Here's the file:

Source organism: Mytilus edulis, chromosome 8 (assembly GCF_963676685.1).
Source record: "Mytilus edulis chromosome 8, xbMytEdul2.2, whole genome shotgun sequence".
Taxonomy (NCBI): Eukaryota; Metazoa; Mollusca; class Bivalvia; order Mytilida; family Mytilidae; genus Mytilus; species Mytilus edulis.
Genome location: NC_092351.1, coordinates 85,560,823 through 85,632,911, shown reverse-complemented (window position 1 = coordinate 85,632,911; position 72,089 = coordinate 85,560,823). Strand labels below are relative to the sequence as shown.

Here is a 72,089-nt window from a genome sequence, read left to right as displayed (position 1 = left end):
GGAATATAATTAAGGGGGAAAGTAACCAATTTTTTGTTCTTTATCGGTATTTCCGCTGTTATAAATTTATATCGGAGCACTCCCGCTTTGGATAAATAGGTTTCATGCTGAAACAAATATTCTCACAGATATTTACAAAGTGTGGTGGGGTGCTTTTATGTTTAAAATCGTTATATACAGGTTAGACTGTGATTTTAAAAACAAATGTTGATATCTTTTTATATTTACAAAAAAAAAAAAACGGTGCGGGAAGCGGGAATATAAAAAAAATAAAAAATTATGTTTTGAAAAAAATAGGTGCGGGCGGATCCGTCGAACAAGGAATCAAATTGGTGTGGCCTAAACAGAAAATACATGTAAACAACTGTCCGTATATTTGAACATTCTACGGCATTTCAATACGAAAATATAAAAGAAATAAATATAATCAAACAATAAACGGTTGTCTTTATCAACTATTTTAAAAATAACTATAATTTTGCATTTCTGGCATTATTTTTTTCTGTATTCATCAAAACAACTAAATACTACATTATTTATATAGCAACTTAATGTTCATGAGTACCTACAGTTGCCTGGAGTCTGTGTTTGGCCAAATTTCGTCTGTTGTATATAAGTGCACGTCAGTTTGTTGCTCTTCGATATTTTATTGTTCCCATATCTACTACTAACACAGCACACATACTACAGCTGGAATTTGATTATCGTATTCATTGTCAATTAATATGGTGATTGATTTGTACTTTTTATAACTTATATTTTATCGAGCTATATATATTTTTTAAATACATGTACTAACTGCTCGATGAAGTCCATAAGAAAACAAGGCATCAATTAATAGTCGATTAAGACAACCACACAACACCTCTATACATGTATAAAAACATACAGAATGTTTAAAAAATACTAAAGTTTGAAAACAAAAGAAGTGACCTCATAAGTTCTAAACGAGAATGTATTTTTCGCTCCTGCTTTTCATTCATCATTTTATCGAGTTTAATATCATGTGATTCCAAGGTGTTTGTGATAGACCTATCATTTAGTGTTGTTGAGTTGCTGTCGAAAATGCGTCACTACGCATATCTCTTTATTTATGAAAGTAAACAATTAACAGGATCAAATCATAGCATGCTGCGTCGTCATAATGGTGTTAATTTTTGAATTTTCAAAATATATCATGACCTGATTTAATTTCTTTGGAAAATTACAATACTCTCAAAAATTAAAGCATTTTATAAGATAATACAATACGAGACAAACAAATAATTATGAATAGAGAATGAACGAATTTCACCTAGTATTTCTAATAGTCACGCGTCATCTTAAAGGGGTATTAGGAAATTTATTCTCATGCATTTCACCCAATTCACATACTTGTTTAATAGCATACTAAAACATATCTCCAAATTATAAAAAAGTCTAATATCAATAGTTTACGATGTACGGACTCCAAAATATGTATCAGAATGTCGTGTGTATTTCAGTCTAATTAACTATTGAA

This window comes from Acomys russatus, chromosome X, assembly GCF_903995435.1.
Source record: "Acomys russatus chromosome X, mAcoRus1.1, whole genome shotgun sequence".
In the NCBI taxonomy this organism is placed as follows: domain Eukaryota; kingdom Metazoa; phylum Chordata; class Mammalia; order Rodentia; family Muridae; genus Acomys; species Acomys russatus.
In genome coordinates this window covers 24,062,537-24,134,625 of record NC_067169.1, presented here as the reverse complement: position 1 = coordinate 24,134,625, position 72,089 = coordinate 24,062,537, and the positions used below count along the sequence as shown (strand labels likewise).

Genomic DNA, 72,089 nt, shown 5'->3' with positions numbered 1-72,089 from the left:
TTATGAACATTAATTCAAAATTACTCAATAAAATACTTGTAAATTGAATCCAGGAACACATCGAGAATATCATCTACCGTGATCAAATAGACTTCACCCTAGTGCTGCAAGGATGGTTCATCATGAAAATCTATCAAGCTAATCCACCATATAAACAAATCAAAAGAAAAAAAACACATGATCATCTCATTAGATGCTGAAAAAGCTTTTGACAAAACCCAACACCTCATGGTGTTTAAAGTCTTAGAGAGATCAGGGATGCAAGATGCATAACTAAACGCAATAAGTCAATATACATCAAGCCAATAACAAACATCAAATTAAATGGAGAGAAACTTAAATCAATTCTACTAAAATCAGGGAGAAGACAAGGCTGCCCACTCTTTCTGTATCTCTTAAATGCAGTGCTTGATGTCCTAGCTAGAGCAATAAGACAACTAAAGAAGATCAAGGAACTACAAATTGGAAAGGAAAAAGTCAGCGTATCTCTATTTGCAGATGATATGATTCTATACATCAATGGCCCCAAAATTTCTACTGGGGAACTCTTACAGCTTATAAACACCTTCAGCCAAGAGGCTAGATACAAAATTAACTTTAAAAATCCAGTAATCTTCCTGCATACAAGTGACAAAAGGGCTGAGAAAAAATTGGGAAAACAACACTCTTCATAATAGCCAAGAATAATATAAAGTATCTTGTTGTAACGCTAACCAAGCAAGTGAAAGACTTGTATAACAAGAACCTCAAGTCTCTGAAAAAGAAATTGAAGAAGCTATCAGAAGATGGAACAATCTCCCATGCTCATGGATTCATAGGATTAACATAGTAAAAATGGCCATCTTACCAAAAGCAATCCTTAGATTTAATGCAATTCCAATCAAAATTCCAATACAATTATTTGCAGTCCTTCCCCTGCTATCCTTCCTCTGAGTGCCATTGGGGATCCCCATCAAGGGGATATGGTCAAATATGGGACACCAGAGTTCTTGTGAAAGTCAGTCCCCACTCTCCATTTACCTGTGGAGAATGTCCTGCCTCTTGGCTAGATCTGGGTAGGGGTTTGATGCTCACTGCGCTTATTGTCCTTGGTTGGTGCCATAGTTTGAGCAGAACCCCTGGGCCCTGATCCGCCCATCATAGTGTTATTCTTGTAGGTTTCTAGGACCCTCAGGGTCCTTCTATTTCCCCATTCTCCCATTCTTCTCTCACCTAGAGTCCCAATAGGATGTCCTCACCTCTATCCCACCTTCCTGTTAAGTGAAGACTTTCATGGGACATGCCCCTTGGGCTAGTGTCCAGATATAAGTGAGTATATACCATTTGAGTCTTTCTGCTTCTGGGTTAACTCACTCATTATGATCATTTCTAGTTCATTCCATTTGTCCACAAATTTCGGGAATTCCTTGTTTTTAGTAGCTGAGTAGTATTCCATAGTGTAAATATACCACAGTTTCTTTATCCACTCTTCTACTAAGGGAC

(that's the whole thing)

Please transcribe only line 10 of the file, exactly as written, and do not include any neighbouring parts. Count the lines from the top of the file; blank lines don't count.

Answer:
In genome coordinates this window covers 24,062,537-24,134,625 of record NC_067169.1, presented here as the reverse complement: position 1 = coordinate 24,134,625, position 72,089 = coordinate 24,062,537, and the positions used below count along the sequence as shown (strand labels likewise).